Several other less common states of matter have also either been described or actually seen. Some of these states include liquid crystals, fermionic condensates, superfluids, supersolids and the aptly named strange matter. To read more about these phases, visit the Phase page of Wikipedia, linked to below in the Further Exploration section.

Phase transitions

water - boiling
The transformation of one state of matter into another state is called a phase transition. The more common phase transitions even have names; for example, the terms melting and freezing describe phase transitions between the solid and liquid state, and the terms evaporation and condensation describe transitions between the liquid and gas state. Phase transitions occur at very precise points, when the energy (measured as temperature) of a substance in a given state exceeds that allowed in the state. For example, liquid water can exist at a range of temperatures. Cold drinking water may be around 4ºC. Hot shower water has more energy and thus may be around 40ºC. However, at 100°C under normal conditions, water will begin to undergo a phase transition into the gas phase. At this point, energy introduced into the liquid will not go into increasing the temperature; it will be used to send molecules of water into the gas state. Thus, no matter how high the flame is on the stove, a pot of boiling water will remain at 100ºC until all of the water has undergone transition to the gas phase. The excess energy introduced by a high flame will accelerate the liquid-to-gas transition; it will not change the temperature. The heat curve below illustrates the corresponding changes in energy (shown in calories) and temperature of water as it undergoes a phase transition between the liquid and gas states.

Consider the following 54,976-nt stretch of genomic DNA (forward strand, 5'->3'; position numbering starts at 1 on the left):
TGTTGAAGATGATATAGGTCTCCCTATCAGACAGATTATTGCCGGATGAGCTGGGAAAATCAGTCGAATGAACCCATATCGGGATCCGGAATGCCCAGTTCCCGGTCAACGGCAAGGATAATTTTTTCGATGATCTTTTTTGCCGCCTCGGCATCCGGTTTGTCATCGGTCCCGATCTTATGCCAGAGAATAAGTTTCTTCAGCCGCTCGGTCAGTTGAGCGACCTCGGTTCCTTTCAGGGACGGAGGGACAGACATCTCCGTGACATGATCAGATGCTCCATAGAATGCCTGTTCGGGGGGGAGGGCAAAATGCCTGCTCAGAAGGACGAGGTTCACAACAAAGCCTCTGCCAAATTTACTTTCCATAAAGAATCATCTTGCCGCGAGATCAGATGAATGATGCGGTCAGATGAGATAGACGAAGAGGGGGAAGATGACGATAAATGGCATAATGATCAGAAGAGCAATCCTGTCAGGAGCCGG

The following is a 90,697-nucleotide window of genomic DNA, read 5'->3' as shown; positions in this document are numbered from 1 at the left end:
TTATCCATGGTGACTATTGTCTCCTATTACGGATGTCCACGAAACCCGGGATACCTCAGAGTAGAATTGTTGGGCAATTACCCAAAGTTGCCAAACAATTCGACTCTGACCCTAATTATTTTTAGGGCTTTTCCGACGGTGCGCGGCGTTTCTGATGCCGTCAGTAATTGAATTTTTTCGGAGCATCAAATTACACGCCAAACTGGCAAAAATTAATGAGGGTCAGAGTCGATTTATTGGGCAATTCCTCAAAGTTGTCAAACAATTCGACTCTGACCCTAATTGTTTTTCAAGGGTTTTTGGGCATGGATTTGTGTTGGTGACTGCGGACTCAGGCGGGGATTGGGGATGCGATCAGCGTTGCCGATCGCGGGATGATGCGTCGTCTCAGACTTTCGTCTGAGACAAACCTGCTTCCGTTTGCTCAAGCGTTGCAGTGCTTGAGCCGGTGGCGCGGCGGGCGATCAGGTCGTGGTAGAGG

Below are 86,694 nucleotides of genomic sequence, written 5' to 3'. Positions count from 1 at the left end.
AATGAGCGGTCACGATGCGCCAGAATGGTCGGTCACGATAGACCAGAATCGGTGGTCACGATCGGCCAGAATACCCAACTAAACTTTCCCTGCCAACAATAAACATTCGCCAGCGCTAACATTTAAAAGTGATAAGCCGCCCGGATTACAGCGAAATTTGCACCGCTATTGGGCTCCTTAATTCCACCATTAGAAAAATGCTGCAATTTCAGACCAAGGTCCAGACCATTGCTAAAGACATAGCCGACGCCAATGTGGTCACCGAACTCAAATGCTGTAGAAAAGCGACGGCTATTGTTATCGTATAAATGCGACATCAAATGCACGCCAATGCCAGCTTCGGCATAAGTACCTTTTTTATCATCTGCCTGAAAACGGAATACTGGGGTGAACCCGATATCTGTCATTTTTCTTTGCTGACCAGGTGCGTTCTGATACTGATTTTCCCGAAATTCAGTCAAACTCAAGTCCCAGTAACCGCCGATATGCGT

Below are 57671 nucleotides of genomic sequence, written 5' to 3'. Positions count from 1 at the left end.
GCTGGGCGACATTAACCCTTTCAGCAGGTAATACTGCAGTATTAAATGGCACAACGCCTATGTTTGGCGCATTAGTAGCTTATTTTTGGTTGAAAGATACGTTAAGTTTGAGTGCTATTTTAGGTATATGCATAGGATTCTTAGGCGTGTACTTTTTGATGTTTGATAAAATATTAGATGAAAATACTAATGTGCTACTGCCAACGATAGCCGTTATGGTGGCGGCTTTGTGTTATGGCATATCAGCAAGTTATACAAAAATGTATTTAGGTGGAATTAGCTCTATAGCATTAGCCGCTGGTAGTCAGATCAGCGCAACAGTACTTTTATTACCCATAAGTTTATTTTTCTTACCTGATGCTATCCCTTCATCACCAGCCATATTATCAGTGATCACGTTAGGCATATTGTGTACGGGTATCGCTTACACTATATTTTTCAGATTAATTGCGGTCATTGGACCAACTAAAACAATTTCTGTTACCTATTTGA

graph2 - heat curve
As can be seen in the graph above, as we move from left to right, the temperature of liquid water increases as energy (heat) is introduced. At 100ºC, water begins to undergo a phase transition and the temperature remains constant even as energy is added (the flat part of the graph). The energy that is introduced during this period goes toward breaking intermolecular forces so that individual water molecules can “escape” into the gas state. Finally, once the transition is complete, if further energy is added to the system, the heat of the gaseous water, or steam, will increase.
This same process can be seen in reverse if we simply look at the graph above starting on the right side and moving left. As steam is cooled, the movement of gaseous water molecules and thus temperature will decrease. When the gas reaches 100ºC, more energy will be lost from the system as the attractive forces between molecules reform; however the temperature remains constant during the transition (the flat part of the graph). Finally, when condensation is complete, the temperature of the liquid will begin to fall as energy is withdrawn.
Phase transitions are an important part of the world around us. For example, the energy withdrawn when perspiration evaporates from the surface of your skin allows your body to correctly regulate its temperature during hot days. Phase transitions play an important part in geology, influencing mineral formation and possibly even earthquakes. And who can ignore the phase transition that occurs at about -3ºC, when cream, perhaps with a few strawberries or chocolate chunks, begins to form solid ice cream.
Now we understand what is happening in a pot of boiling water. The energy (heat) introduced at the bottom of the pot causes a localized phase transition of liquid water to the gaseous state. Because gases are less dense than liquids, these localized phase transitions form pockets (or bubbles) of gas, which rise to the surface of the pot and burst. But nature is often more magical than our imaginations. Despite all that we know about the states of matter and phase transitions, we still cannot predict where the individual bubbles will form in a pot of boiling water.

A video tutorial

No comments:

Post a Comment